Tipping Points in the US Economy?

The S&P500 jumped up almost 2% last week on slightly higher volume. Volatility eased down, but not nearly as much as it did during the mid-summer months. So while volatility is still hovering near multi-year lows, it’s slightly elevated levels could be signalling that investors are concerned about the equity markets in the month ahead.

Technically, the US equity markets are now somewhat overbought on the daily charts. And some breadth indicators are also suggesting that markets may be toppy on a short-term basis. The McClellan oscillator, for example, is stretched to the upside, so some sort of pullback should not be surprising. But the weekly charts have yet to turn officially bullish. It would take another week of strong gains for this to happen.

The US economy recorded several disappointing results last week. Job openings (as measured in the JOLTS report) came in far lower than expected. Wholesale trade missed badly. Producer prices came in roughly as expected. But retail sales were a disaster. The headline number missed by 60% and retail sales excluding autos missed by 67%. And in what was the biggest surprise of the week, consumer sentiment plunged in what turned out to be the biggest miss (vs. expectations) in the history of this series.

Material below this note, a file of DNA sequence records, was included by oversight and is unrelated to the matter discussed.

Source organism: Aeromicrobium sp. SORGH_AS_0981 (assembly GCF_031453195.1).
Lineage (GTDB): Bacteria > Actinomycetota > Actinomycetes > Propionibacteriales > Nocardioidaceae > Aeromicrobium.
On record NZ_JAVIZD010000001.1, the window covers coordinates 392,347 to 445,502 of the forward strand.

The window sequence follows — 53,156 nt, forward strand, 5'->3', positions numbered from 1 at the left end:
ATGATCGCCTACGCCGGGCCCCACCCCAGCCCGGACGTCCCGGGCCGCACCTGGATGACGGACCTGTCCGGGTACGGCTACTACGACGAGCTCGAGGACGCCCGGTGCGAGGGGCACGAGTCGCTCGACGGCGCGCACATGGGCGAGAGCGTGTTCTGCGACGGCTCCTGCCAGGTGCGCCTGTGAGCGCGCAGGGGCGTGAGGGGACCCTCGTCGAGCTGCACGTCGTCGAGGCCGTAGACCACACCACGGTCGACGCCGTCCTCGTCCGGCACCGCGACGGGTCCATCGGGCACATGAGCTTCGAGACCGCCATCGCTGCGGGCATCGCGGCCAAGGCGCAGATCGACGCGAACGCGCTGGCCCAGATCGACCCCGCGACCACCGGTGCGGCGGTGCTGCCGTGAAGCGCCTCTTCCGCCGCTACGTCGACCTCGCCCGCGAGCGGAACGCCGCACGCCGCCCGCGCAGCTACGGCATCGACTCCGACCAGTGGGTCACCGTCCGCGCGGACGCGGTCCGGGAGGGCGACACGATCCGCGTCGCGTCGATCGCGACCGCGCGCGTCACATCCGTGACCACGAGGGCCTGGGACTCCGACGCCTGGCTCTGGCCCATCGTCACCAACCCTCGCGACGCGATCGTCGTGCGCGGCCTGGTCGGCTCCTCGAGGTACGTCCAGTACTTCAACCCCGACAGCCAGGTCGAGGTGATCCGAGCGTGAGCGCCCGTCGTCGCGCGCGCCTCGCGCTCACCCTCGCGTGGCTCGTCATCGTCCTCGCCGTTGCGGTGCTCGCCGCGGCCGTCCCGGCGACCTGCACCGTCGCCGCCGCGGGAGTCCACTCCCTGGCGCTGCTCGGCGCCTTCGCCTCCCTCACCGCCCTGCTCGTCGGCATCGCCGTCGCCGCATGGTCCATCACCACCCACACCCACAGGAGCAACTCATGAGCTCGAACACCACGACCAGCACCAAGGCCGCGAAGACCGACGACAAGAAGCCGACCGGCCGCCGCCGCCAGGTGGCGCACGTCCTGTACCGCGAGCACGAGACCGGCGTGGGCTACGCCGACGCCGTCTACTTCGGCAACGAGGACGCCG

So fully four years after the so-called US economic recovery began, it seems as though the recent news is pointing to a lackluster recovery, at best. At worst, the US recovery could be headed into another recession.

In  fact, Bloomberg’s Rich Yamarone recently wrote a piece in which he shows that when several key indicators fall below a 2% annual growth threshold, the US economy almost always—based on decades of history—falls into a recession within the following 12 months.

For example, when real final sales of domestic product (which excludes goods piled up in inventory) falls below 2%, the economy usually enters a recession. This figure is now 1.2%.

Also, when real disposable income and real consumer spending fall below 2%,  the economy typically slides into recession. These figures are now 0.8% and 1.7% respectively.

Finally, when real GDP growth itself falls below 2%, a recession normally follows. In the most recent (second) quarter, this figure was running at an annual rate of 1.6%.

Does all of this guarantee that a recession is around the corner? Of course not, but if history is any guide, then the odds of a new recession are certainly more elevated today than they have been since the onset of the Great Recession in 2007.

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